When Dr. Jayanthi Mistry first began her career in child development research, people would tease that she would be studying her entire life. Yet, Jayanthi doesn’t mind — studying is something she loves. In fact, it’s precisely why she decided to become a professor. She is able to learn and extend her education while simultaneously pursuing her own interests. According to Jayanthi, “when you become a professor, you actually become a student for life.”
Dr. Jayanthi Mistry is an associate professor in the Department of Child Study and Human Development at Tufts University. Her work includes comparing of communication across cultures, researching adolescent mothers, and studying the development of children growing up in cross cultural communities. Her goal is to understand human development as a cultural process through research.
After completing her PhD in moral development in children, Jayanthi conducted research with Barbara Rogoff, a specialist in development across cultures. Jayanthi chose to study communication in children between the ages of one and two in Dhol-Ki-Patti, a village in the Indian state of Rajasthan. She noted that these children were not yet speaking, unlike most Western children of the same age. However, Jayanthi realized that these children were developing a much richer way of understanding communication non-verbally. The Indian children used their senses to observe surroundings and develop intimate bonds with the people around them. Jayanthi stressed this difference as uncomparable to Western communication development. In her eyes, neither one is better or worse.
In addition to global research, Jayanthi also conducts research locally. She evaluated the Massachusetts Healthy Families program which provides home-visiting services to parents 20 years old and younger. Jayanthi wanted to determine how the program aligned with the traditions and values of the ethnically diverse groups receiving the services. With that angle, Jayanthi collected data from the young mothers by asking about their stories. She continues to analyze these narratives in the effort to improve the program and understand how young mothers of different ethnic groups respond to it. She has thus published several papers on this topic.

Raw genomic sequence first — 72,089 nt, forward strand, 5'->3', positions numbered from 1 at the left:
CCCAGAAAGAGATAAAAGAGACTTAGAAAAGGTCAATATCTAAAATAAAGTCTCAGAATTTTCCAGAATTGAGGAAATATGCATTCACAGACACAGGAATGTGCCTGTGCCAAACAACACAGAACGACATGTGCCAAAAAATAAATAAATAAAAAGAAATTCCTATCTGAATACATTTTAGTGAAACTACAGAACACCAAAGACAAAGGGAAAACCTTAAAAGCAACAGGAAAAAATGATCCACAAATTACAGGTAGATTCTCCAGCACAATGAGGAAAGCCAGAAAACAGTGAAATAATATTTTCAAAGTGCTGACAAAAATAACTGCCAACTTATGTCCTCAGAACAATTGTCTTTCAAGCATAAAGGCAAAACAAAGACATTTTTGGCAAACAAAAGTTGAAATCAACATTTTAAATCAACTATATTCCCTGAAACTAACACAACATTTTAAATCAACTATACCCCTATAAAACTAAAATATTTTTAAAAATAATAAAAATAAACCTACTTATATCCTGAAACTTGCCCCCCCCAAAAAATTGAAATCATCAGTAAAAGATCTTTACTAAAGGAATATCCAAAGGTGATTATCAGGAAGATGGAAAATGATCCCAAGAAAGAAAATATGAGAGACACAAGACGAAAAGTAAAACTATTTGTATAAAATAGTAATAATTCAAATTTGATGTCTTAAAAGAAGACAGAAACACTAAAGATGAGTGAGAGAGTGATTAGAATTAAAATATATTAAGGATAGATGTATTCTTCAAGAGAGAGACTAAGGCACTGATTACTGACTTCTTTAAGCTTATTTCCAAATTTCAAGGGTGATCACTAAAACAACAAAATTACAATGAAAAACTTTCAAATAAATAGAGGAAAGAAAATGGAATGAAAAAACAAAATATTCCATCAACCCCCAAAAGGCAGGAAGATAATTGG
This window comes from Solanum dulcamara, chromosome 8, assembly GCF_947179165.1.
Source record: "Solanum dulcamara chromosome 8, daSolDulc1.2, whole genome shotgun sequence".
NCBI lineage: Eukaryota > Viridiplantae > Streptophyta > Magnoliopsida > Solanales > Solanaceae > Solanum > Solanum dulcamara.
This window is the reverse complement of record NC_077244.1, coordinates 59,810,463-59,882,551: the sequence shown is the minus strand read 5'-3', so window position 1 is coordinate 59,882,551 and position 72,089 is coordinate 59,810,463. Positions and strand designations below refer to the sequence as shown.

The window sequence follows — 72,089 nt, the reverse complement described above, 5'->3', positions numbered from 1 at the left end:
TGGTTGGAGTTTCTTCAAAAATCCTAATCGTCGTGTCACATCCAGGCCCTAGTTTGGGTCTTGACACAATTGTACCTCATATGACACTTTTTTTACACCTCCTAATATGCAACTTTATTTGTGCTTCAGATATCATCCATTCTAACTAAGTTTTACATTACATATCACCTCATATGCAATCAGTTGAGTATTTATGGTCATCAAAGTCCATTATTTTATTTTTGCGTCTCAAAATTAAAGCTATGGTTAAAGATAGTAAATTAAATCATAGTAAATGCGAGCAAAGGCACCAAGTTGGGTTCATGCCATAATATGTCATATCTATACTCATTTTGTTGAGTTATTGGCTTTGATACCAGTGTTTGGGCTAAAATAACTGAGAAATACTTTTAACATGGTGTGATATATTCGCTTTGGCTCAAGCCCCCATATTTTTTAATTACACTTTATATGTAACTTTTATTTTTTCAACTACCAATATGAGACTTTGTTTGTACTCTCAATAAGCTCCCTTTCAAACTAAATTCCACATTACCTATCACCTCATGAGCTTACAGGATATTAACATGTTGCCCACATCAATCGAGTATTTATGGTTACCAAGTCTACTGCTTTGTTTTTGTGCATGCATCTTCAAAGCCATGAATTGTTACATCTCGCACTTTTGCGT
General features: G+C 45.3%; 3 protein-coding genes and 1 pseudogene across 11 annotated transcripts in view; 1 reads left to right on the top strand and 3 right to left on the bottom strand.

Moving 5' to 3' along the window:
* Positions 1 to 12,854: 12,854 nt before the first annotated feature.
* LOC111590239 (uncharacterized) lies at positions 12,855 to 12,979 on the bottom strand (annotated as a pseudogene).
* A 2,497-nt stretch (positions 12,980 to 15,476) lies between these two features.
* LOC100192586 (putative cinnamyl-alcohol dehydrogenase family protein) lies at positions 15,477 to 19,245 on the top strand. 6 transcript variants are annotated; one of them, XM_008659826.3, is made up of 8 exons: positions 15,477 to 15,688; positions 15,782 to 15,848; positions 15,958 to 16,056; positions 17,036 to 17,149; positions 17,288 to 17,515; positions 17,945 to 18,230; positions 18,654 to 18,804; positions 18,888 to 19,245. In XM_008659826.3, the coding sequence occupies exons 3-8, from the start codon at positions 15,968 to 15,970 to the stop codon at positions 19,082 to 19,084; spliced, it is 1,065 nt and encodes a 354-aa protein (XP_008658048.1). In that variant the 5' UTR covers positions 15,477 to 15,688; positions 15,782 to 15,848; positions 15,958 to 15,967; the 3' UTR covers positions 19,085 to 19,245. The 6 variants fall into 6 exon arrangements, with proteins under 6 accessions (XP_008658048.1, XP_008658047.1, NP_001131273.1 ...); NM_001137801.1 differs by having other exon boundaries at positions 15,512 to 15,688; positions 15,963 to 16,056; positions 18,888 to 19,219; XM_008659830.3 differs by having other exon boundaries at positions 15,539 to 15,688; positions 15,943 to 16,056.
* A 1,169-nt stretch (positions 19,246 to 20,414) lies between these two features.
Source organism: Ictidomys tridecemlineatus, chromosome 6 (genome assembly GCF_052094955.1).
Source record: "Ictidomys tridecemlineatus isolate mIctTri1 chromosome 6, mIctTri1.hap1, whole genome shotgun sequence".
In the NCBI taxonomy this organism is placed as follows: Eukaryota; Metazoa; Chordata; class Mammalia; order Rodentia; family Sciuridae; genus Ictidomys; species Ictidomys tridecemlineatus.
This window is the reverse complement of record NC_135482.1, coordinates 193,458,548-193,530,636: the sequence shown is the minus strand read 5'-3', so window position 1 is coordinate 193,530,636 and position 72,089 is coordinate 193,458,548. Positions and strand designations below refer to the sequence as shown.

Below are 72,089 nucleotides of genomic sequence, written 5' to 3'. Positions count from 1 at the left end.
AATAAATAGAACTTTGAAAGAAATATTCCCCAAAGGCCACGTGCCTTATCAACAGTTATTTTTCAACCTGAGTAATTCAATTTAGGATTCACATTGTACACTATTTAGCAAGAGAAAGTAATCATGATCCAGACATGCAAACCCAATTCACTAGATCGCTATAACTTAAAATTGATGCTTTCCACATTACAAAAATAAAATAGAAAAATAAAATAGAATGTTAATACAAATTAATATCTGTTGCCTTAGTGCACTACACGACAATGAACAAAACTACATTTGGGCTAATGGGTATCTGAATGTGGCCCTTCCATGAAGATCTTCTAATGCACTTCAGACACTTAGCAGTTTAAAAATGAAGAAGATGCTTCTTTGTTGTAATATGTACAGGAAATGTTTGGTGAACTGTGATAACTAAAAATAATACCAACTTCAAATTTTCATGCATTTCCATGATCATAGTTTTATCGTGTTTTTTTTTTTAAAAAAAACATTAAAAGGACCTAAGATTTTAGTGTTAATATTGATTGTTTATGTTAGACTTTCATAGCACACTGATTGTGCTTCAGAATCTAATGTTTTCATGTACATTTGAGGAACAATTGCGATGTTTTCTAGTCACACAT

Currently, Jayanthi is spearheading a new investigation that stems from her previous work on navigating development across cultures. Her primary source of data is self reporting of people telling their stories. Analyzing narratives is her way of research. Her recent project aims to collect narratives about developmental transitions in teenagers all around the world. She wants to analyze these narratives in order to answer the question of what causes self-development. Her goal is to figure out a particular circumstance or factor that leads to development of self-identity. She believes that development occurs from within an individual process in circumstances and context.
What’s next for Jayanthi? Her mind is full of ideas for potential research projects. At some point, she would love to write a book that is culturally inclusive with child development. She also hopes to expand her global network through exchanging information and sharing data. For now, she will continue teaching at Tufts, analyzing collected data, and planning her future projects.